Duties of Executors
Welcome to Johnson & Co, Solicitors, Cork. We offer a friendly, professional and competitively priced Probate and administration of estates service, whether you are an executor or a beneficiary or both. Johnson and Company, Solicitors, based in Cork City provide a full service with regard to the administration of estates after death, in a calm and assuring manner to take the stress out of what is always a difficult process for any family to endure.
If a will has been made it must be proved to be a valid will by submitting an application to the The Probate Office. This is known as “extracting a Grant Of Probate”. Johnson & Co, Solicitors have extensive experience in advising on succession planning and drafting wills. You may also be interested in our pages about Wills, Inheritance and disputed estate claims and Enduring Powers of Attorney. While we have tried to provide some basic legal information, no website can answer all your questions. Do you live in Cork? If so please call now to book a telephone or face-to-face conversation with an experienced Cork solicitor.
Probate and administration of estates
If there is no will made then an Administrator must apply to the Probate Office to be appointed Administrator and this is known as “extracting a Grant of Administration”. A Tax Return must also be made to the Revenue. The whole process of preparing a will offers a great peace of mind, ensuring that loved ones are provided for in the manner you want, and that you also have the opportunity to consider the tax effectiveness of this and whether any other lifetime planning is appropriate for your circumstances. It also means that the responsibility for administering your estate can vest in people whom you have chosen.
Duties of executor
The duties of an Executor fall into four main categories that are summarised below. Although it is possible to administer an estate without the help of a solicitor it is not advisable
a. Identify and gather in the assets of the estate
Care must be taken to properly identify all assets of the estate. Generally it is easier to identify assets such as houses, land and quoted investments but private company shares or assets that are not in the sole name of the deceased can cause problems.
b. Pay lawful debts of testator.
Prior to making application for a grant of probate the Executor must identify all debts and liabilities of the deceased. There are legal requirements which must be satisfied including the placing of public advertisements etc. and legal assistance should be sought in complex or valuable estates as the Executor could be held personally liable for the debts if proper procedures are not followed.
c. Distribute the estate according to the wishes of the deceased.
In many cases the Will is clear and unambiguous. An Executor must follow the instructions laid down in the will. If there is potential for conflict, especially within the family, the Executor must be capable of acting objectively and impartially to avoid friction as far as possible.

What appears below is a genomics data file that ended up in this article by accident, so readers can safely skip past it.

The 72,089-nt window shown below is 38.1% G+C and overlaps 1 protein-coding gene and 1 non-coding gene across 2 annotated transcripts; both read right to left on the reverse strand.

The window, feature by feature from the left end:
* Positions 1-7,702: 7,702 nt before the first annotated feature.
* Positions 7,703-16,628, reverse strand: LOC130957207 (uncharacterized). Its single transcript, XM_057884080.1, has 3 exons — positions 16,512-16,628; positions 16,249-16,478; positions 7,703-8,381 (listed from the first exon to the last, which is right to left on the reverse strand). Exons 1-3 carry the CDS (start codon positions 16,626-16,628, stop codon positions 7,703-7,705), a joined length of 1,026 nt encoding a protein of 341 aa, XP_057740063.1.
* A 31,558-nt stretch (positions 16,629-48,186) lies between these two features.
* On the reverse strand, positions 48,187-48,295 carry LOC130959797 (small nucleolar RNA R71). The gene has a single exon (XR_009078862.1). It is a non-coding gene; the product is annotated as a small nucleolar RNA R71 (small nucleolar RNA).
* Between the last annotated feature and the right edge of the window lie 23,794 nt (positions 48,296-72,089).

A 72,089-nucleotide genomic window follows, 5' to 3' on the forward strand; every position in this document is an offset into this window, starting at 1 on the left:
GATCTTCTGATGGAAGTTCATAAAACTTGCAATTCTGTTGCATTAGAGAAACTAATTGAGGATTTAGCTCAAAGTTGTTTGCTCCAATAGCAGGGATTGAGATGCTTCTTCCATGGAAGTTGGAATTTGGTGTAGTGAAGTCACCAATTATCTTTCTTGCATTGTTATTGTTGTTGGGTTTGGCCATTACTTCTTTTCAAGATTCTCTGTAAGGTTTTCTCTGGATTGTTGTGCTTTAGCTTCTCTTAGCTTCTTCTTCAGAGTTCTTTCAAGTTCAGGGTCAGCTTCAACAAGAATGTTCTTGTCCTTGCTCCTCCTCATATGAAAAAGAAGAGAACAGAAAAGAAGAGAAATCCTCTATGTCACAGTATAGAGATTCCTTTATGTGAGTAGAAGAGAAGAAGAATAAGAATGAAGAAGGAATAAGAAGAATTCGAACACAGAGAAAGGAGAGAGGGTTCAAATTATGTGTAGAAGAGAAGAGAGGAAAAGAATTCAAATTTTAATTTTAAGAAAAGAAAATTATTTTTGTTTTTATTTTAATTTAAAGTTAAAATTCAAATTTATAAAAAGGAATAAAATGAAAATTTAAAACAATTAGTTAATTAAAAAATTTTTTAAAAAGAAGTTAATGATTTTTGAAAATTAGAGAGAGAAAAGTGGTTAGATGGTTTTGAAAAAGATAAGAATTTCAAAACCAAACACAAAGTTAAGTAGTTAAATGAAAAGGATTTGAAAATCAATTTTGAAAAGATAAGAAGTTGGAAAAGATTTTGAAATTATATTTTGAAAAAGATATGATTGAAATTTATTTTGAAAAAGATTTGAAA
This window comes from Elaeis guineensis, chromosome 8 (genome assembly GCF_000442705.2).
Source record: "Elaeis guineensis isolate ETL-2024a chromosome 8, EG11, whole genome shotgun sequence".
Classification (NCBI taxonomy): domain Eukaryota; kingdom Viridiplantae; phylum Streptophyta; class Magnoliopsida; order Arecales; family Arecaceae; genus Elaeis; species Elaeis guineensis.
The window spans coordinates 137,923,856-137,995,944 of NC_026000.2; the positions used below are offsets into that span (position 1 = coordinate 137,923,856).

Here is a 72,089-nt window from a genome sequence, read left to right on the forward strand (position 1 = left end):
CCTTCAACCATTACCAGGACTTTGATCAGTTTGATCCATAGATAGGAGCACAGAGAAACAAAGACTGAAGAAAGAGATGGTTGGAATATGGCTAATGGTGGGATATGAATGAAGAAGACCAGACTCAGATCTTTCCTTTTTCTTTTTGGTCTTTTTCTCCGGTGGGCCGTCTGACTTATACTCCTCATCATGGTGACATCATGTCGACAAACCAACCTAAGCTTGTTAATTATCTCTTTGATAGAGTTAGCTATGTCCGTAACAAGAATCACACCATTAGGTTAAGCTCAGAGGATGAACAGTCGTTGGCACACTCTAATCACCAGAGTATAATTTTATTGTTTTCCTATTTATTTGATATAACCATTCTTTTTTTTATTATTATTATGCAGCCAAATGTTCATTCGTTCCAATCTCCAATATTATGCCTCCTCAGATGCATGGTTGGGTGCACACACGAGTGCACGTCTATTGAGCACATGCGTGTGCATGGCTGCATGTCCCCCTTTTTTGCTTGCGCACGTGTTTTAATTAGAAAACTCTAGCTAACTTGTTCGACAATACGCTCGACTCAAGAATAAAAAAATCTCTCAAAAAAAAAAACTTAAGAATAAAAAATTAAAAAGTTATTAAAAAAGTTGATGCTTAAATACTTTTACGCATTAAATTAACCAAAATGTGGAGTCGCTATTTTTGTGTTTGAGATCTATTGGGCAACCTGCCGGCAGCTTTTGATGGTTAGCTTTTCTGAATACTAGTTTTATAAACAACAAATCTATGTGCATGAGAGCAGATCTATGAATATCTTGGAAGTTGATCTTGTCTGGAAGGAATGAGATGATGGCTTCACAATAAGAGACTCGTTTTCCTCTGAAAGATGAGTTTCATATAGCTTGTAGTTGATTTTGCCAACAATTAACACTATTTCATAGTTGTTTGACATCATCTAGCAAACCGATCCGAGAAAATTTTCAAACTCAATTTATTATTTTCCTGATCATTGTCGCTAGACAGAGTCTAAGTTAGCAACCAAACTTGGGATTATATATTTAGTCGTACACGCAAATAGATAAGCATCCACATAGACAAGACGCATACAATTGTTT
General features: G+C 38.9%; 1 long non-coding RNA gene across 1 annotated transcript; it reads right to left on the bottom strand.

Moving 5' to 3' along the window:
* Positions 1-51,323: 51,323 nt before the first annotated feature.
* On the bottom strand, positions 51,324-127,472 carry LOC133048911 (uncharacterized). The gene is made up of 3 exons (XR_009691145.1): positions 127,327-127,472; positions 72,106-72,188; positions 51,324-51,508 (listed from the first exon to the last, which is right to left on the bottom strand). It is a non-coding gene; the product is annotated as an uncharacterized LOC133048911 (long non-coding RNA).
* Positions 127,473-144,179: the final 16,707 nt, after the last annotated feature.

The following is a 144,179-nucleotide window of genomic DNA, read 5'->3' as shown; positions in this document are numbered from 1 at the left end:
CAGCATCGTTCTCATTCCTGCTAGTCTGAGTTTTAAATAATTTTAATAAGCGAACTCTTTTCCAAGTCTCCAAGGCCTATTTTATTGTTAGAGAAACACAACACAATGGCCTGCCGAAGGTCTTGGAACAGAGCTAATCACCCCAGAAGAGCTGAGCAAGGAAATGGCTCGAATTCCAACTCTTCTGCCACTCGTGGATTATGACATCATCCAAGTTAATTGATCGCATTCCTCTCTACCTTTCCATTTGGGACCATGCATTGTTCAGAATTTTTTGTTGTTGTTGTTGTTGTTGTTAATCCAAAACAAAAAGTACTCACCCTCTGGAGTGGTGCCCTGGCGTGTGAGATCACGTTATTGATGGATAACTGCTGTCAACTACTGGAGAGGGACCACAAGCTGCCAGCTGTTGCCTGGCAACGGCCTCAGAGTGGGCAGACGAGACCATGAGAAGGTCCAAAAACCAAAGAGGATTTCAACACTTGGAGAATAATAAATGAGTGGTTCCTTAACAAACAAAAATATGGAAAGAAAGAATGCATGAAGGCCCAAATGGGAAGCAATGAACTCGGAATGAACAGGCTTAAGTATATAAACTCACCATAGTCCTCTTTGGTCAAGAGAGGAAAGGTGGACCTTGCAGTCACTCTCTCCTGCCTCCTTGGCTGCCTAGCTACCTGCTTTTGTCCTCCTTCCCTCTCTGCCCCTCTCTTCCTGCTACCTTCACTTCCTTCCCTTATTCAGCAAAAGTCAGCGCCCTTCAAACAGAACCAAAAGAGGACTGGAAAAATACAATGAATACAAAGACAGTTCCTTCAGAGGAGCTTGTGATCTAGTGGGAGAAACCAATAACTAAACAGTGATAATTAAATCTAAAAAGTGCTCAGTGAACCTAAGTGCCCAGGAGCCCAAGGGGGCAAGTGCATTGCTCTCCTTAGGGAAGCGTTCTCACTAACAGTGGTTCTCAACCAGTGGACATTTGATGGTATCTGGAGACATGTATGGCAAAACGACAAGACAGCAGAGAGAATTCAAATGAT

d. Duty to Account
Executors are required to keep clear and accurate accounts of their dealings with the deceased’s assets and liabilities, and beneficiaries are entitled to inspect them. Where an Executor has no experience of the preparation of accounts, he is under a duty to delegate the task to a competent person. Otherwise, the court might intervene and demand an account. On completion of the administration of the estate, the executor must produce final administration accounts to the residuary legatees which must show the value of the estate as of date of death, all financial transactions which occurred during the administration of the estate including all payments made and received, all income earned during the administration of the estate such as rental income, bank interest income, share price increases and dividends.
Liability of executor
Income and Capital Gains during the administration period It may take the personal representative some time to administer the estate during which time income may be earned or capital gains may be made. Broadly the position is as follows.
The personal representative is liable to pay Income Tax at the standard rate on income earned during the administration period. There is no entitlement to personal credits or to any of the reliefs otherwise available to individual taxpayers.
In certain circumstances, the tax office may concessionally agree to treat the beneficiary as succeeding to the inheritance from the date of death. In such circumstances, the beneficiary will take full responsibility for paying Income Tax on the post-death income as if he or she had been entitled to the asset – and the income – from the date of death.
Capital Gains Tax
Death does not give rise to a Capital Gains Tax liability. For example, if the deceased bought shares for €12,700 and they were worth €19,100 at the date of death, the €6,500 capital gain is ignored. If the personal representative sells any property during the administration period, there may be a liability to Capital Gains Tax – but only to the extent that the value of the property in question has increased between the date of death and the date of sale. Following on from the example above, if the personal representative sells the shares during the administration period for €21,600, the relevant capital gain is only €2,600. The distribution of property by the personal representative to the beneficiaries does not give rise to a Capital Gains Tax liability.
Executors We can help
At Johnson & Co, Solicitors we have extensive experience in advising on succession planning and drafting wills.
Book a telephone or face-to-face consultation with an experienced solicitor.
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